Singapore Airlines grounded three of its A380 superjumbo jets on Wednesday after tests uncovered problems with the planes' Rolls-Royce engines - a move that comes less than a week after an engine on a Qantas A380 exploded shortly after take-off.
Tests revealed oil stains in three engines on three of the airline's A380s, Singapore Airlines said in a statement. The planes, in Melbourne, Sydney and London, will be fitted with new engines, the airline said.
Last week, Qantas grounded its fleet of A380s - the world's newest and largest airliner - after one of the aircraft's Rolls-Royce engines burst during a flight from Singapore to Sydney. The explosion showered debris over Indonesia's Batam island. The plane made a safe emergency landing in Singapore.
On Monday, Qantas CEO Alan Joyce said tests had uncovered oil leaks in the turbine area of three engines on three different A380s. All six of the Australian airline's A380s remained grounded Wednesday.
London-based Rolls-Royce, which manufactures engines for A380s by Qantas, Singapore Airlines and Germany's Lufthansa, had recommended a series of checks on the Trent 900 engines.
Australia's national carrier grounded its six double-decker A380s afterfrom Singapore to Sydney last week.
CEO Alan Joyce said Monday that engineers have discovered oil leaks in the turbine area of three engines on three different A380s. He says: "that shouldn't be occurring."
He says all of the airline's A380s will be grounded at least 72 more hours.
Engineers conducted eight hours of extensive checks on each engine over the weekend.
"On three of the engines what we found are slight anomalies, oil where oil shouldn't be," Qantas CEO Alan Joyce told the Australian Broadcasting Corp. "We're trying to check what the cause of that could be. These are new engines on new aircraft and they shouldn't have these issues at this stage, so it's given us an indication of an area for us to focus on."
Joyce said the A380s will not fly until testing is complete and the airline is certain that the planes can fly safely, though that is expected to take days rather than weeks.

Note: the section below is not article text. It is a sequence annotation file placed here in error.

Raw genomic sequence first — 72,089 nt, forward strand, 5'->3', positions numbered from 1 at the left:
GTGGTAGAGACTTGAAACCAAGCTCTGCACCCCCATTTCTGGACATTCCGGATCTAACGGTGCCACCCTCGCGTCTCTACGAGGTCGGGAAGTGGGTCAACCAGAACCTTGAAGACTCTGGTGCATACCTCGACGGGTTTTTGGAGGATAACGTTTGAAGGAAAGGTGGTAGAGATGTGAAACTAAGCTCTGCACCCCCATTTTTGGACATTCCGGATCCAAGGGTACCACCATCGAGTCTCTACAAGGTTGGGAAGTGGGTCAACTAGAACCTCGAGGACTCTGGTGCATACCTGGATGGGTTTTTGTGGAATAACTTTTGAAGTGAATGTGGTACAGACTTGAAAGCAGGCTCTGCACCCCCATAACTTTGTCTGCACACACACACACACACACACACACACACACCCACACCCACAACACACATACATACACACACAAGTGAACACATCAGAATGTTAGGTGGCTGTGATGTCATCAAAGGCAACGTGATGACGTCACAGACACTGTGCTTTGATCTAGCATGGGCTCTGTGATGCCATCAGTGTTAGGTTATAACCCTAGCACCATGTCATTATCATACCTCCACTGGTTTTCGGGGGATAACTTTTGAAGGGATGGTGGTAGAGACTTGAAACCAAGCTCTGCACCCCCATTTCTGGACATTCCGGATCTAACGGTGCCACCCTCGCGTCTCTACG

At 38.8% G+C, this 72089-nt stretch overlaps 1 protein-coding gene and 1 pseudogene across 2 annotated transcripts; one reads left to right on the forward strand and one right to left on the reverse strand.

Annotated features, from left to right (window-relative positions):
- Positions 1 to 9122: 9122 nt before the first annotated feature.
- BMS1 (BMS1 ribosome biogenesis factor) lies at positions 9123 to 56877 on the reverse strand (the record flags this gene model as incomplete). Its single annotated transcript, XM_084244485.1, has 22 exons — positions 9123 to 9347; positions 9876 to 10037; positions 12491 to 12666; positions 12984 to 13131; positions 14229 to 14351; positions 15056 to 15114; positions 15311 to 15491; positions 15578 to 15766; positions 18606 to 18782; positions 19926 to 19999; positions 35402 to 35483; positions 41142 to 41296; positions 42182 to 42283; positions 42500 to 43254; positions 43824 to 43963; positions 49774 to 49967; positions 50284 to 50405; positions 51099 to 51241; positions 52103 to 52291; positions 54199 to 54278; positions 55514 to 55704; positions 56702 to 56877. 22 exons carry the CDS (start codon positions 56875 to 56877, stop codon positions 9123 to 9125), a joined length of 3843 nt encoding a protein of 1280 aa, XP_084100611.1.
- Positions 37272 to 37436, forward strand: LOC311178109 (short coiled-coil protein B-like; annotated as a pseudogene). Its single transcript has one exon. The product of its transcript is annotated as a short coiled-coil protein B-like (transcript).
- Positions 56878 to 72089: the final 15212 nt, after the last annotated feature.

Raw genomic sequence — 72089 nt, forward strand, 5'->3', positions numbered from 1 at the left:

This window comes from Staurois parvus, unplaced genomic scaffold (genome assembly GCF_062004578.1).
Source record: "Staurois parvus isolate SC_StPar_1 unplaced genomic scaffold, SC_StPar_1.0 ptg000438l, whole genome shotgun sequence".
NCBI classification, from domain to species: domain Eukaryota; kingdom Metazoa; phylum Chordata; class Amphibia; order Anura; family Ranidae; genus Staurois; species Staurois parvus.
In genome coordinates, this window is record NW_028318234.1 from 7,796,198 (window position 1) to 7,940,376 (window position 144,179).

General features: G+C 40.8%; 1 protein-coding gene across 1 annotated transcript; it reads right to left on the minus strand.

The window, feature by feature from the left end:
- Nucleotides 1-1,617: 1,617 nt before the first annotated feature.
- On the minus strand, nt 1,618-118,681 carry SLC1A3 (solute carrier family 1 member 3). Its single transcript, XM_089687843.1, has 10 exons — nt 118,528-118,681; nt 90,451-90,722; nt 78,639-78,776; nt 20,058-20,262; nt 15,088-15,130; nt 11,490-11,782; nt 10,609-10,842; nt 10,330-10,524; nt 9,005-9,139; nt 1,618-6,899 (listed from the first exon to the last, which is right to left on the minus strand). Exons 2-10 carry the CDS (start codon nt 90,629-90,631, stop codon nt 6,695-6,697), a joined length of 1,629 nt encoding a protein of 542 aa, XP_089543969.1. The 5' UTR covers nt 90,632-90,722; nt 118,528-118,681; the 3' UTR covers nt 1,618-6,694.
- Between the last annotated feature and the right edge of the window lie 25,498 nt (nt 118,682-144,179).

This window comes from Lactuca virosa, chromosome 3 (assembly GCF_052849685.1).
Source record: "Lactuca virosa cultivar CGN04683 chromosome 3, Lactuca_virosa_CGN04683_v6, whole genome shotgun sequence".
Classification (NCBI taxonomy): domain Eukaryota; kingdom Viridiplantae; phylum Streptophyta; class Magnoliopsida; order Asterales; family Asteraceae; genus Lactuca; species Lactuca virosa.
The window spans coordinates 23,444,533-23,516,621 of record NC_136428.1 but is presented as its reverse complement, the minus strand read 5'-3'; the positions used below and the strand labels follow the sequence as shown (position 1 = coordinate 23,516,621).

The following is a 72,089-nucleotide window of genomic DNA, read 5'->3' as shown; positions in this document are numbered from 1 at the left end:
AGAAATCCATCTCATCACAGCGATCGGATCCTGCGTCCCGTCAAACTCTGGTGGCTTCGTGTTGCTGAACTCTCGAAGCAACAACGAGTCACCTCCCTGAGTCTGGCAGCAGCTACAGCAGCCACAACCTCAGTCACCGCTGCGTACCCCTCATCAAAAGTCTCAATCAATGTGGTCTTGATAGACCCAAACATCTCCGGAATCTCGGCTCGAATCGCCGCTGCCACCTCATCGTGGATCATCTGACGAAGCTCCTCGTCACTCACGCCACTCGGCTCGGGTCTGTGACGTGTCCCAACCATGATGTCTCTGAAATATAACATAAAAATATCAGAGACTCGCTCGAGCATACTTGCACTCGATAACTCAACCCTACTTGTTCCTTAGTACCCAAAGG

"Our top priority is making sure we have the continued safe operation of the aircraft," Joyce said. "If this takes a bit longer, we'll take longer."
Lufthansa and Singapore Airlines, the other airlines that fly A380s fitted with Rolls-Royce's Trent 900 engines, also briefly grounded their planes last week but resumed services after completing checks.
The Qantas engineers are working with Rolls-Royce, who manufactured and maintains the engines, as well as Airbus.
Joyce said it still was not clear what caused the engine failure on flight QF32 last Thursday but believed it was not a maintenance issue.
"It could be a series of things. We think it could have could have been a materials issue or a design issue," he said.
Investigators have focused their search on a missing piece of turbine from the Rolls-Royce engine.
The Australian Transport Safety Bureau, which is leading an international investigation into the blowout on the A380, appealed for help from residents of Indonesia's Batam island to find the missing chunk of a turbine disc.
The island was scattered with debris last Thursday when one of the A380's four Trent 900 engines failed minutes into a flight to Sydney, with 466 people aboard. The engine was quickly shut down and the plane returned to Singapore and safely made an emergency landing.
"The recovery of that disk could be crucial to a full understanding of the nature of the engine failure, and may have implications for the prevention of future similar occurrences," the bureau said in a statement.
It released a photograph of a jagged and bent piece of turbine disc from the Trent 900 engine and asked that anyone who might have found a similar piece should hand it to police.
It said one piece of the shattered engine that had been found on Batam was being sent to Britain for examination by Rolls-Royce engineers, under the supervision of bureau investigators. Extra experts were being sent from Australia to Singapore to examine other debris.
Rolls-Royce Group PLC, a London-based aerospace, power systems and defense company separate from the car manufacturer, has said the investigation is in its early stages and that it is too early to draw any conclusions.
John Goglia, a former National Transportation Safety Board member and an expert on aircraft maintenance, said the photo showing the broken turbine disc indicates it was the disc that may have failed. The photo didn't show any signs of discoloration on the disc that would indicate overheating.
There are several reasons why a disc might fail, but they usually involve the metal used to make the disc or the manufacturing method, Goglia said. He cautioned that he was looking at one photo, which was not enough information to make a definitive judgment.